Behind the Dividing of the Ways

Behind the Dividing of the Ways

The Twin Gun Barrels

Looking down, we are suddenly confronted by two tunnels, left and right – they have appeared suddenly below us, almost out of nowhere. One tunnel appears to be a little higher than the other. Very curious.

It may have been Michael Baigent who described these as ‘twin gun barrels’. It is certainly as good a description as any. Michael was the first to photograph this feature.

A sense of relief

In total, since we entered the tunnel and the only source of fresh air, we have travelled about 216 metres, (708 feet) inside the wall of a volcano.

Dust floats in the air and it gets in the lungs. There is no light – the pictures shown don’t do justice to the inky blackness. There is not a single sound except for those created by yourself. Under sensory deprivation, something few experience in their whole lives, feelings of panic can easily take over. Comfort and safety is a long way away.

Here we can at least turn around and go back the way we came. We have just come through a hole, like a cork in a bottle which is just shoulder width and slightly less than that high. We have been crawling with our faces in an immense quantity of loose dirt earth and rubble.

Which tunnel we choose actually does not matter, because they both join up at exactly the same place, which is behind the rubble wall that was built at the Dividing of the Ways. We left these a long way back in the story of these tunnels.

The illuminated view shown here is lit by a single light. At the end of the left tunnel we can see the rubble wall – the right one shows solid rock. 

The Roman Wall

We shall go down the left tunnel to the place where the Romans bricked up the wall at the Dividing of the Ways. Space is very confined here. It is perhaps about half its original height here, there is an immense amount of rubble and soil. It’s very hard to tell after 2000 years or so whether the left wall has a coating of some kind – cement, but it looks very likely. Does it hide anything? We simply don’t know. At the right hand end of the wall there is some kind of ‘pocket’ – a recessed space that would possibly be large enough for someone to stand in if it wasn’t filled with soil. What was this feature? We simply don’t know.

The Right Hand end of the Wall

The Left Hand end of the Wall

The end of North 120

You probably already noticed the hole on the left side of the Roman wall. This is thought to be the end of North 120. This has not actually been proven, since either end is blocked a short distance in.

Had the later wall not been placed there, we would be looking directly into the end of N 120. It is possible to poke a head into North 120 and take a photograph, but it is not easy. It would probably be possible to crawl inside and inspect it a little more closely.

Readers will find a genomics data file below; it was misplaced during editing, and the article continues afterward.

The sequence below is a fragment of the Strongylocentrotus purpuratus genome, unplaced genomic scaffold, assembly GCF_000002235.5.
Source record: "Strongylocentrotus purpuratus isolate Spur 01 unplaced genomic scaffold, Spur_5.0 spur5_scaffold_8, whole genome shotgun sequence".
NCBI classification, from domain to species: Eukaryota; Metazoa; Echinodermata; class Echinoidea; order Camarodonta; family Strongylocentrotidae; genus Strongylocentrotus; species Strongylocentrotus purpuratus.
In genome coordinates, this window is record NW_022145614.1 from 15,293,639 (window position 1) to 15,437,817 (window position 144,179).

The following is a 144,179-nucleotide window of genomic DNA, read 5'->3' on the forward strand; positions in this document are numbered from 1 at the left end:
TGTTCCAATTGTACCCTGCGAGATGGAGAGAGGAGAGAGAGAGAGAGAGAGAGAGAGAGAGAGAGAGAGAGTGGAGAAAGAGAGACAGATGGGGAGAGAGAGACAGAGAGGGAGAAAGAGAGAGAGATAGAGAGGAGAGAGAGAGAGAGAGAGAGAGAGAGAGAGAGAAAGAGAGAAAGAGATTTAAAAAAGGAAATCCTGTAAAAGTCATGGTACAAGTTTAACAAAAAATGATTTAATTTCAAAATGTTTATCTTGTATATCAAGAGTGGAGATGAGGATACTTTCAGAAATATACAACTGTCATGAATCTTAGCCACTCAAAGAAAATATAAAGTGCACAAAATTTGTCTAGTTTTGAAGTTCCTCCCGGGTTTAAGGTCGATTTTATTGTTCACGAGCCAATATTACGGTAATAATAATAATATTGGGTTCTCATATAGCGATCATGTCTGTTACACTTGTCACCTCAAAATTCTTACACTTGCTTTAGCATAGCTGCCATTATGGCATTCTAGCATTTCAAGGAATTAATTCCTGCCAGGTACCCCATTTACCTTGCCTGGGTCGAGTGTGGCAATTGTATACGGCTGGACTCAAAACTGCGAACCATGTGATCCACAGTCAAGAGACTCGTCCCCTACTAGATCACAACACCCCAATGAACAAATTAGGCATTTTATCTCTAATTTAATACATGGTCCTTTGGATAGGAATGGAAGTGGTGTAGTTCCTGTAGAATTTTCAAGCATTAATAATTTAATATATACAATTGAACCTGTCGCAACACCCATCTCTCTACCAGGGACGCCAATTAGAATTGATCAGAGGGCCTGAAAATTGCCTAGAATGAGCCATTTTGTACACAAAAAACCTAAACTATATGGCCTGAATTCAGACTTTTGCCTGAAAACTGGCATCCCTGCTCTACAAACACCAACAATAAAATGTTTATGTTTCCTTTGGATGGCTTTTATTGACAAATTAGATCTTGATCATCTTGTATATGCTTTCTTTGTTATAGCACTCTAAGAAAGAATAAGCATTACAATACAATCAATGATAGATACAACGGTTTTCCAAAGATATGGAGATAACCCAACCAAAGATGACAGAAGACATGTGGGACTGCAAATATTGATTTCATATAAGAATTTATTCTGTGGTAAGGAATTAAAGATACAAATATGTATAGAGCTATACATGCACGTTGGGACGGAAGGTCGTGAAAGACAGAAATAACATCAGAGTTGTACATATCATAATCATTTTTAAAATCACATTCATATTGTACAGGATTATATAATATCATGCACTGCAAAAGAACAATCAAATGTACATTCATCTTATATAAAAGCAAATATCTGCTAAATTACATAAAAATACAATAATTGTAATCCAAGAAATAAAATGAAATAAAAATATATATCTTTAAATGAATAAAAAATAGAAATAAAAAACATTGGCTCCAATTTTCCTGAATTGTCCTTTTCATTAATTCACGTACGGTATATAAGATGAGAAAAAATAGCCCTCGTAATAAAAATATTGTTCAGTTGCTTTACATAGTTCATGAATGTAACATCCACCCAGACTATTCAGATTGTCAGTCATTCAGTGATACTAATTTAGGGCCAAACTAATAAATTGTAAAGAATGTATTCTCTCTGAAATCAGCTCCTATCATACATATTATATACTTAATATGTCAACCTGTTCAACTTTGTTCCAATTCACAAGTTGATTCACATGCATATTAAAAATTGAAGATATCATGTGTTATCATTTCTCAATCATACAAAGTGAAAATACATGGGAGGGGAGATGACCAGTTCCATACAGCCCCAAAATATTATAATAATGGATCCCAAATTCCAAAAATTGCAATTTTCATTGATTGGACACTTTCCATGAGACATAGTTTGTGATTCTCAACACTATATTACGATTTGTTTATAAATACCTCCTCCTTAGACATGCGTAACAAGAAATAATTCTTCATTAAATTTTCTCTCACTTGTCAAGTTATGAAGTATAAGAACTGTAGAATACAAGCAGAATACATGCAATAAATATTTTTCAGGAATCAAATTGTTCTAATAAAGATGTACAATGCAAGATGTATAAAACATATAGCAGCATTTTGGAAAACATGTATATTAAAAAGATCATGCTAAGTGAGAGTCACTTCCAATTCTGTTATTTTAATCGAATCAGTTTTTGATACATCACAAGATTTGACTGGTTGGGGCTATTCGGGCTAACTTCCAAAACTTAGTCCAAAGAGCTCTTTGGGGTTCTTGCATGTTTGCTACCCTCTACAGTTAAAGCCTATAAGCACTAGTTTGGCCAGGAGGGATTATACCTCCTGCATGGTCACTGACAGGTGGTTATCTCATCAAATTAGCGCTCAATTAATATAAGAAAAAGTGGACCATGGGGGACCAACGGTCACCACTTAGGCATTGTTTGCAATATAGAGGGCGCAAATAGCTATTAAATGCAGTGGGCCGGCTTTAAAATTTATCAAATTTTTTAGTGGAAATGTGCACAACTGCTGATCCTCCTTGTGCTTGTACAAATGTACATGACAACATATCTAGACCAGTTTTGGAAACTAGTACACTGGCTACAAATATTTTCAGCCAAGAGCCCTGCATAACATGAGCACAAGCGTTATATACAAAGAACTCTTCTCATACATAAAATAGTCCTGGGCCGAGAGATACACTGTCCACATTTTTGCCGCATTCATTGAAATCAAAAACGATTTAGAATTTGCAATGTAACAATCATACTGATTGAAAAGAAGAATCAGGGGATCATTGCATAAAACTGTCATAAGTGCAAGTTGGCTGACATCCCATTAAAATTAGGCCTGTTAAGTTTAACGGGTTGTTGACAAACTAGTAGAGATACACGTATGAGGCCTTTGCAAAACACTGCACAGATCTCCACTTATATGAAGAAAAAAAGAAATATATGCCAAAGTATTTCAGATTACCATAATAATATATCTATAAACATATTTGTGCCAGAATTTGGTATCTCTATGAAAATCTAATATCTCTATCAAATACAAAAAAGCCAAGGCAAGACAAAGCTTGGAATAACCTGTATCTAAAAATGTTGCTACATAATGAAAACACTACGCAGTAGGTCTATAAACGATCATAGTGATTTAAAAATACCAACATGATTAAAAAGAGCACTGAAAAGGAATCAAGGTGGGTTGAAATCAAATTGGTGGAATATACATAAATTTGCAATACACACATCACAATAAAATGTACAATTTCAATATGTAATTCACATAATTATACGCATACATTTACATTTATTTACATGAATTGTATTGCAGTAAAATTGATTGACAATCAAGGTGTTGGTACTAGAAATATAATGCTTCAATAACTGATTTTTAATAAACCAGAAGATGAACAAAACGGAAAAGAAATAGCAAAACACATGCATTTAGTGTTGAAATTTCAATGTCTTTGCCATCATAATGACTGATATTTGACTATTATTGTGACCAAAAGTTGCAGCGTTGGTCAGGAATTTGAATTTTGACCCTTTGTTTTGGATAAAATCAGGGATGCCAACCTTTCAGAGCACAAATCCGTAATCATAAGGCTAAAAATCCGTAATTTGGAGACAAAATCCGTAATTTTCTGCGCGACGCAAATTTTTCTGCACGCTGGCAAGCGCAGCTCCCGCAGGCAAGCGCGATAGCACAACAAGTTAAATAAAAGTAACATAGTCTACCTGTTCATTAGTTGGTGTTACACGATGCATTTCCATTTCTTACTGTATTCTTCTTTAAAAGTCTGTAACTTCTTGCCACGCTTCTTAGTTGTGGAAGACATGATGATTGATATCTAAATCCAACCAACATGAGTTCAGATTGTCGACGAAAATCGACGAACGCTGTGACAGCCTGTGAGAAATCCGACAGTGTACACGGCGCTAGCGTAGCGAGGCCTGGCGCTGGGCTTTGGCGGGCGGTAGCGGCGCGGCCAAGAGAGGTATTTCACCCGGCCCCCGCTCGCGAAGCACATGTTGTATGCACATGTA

We can see that lamp niches are yet again set into the walls and we must presume for a purpose. It looks too as if a rendering has been added to the side walls: to straighten them or to hide something?

✔️ This is the first time that pictures of North 120 have ever been published anywhere – you saw it first on oracleofthedead.com.

An Artist’s Impression

If we assume that the tunnels are full human height under the débris – everywhere else is – then what we would see is this. If there was a solid doorway, which is doubtful because the floor slopes down with possible steps, then it would be where the red door is shown. 

This opening would afford access back into the Great Antrum to return again to daylight. But the Romans blocked it up and disguised it on the Antrum side of the wall.

Without the Wall

 
A view without the Roman wall would look like this. We are in the small chamber at the point where The Great Antrum becomes 290 – the tunnel which slopes down to the River Styx. 
 

The pink walls are those that are lined in smooth cocciopesto, the more yellow walls are those that remain rough-hewn, with axe marks.

At the risk of becoming tedious, what part of a steam channel for the Roman baths can this be? These are human sized tunnels with lamp niches. A utilitarian steam channel makes no sense.

Notice the slot in the roof of the end of North 120, which is the focus of our attention next.

Reconstruction inside North 120

Whether the end of North 120 was originally open behind the Dividing of the Ways or closed is impossible to say without investigation. This 3D modelling exercise was to reconcile how a slot now hidden behind tiles in 290 would appear in North 120.

Inside North 120 here it is completely filled with soil and not possible to see any evidence behind the Roman tiles. Clearly the tiles were hiding something and North 120 sits behind them.


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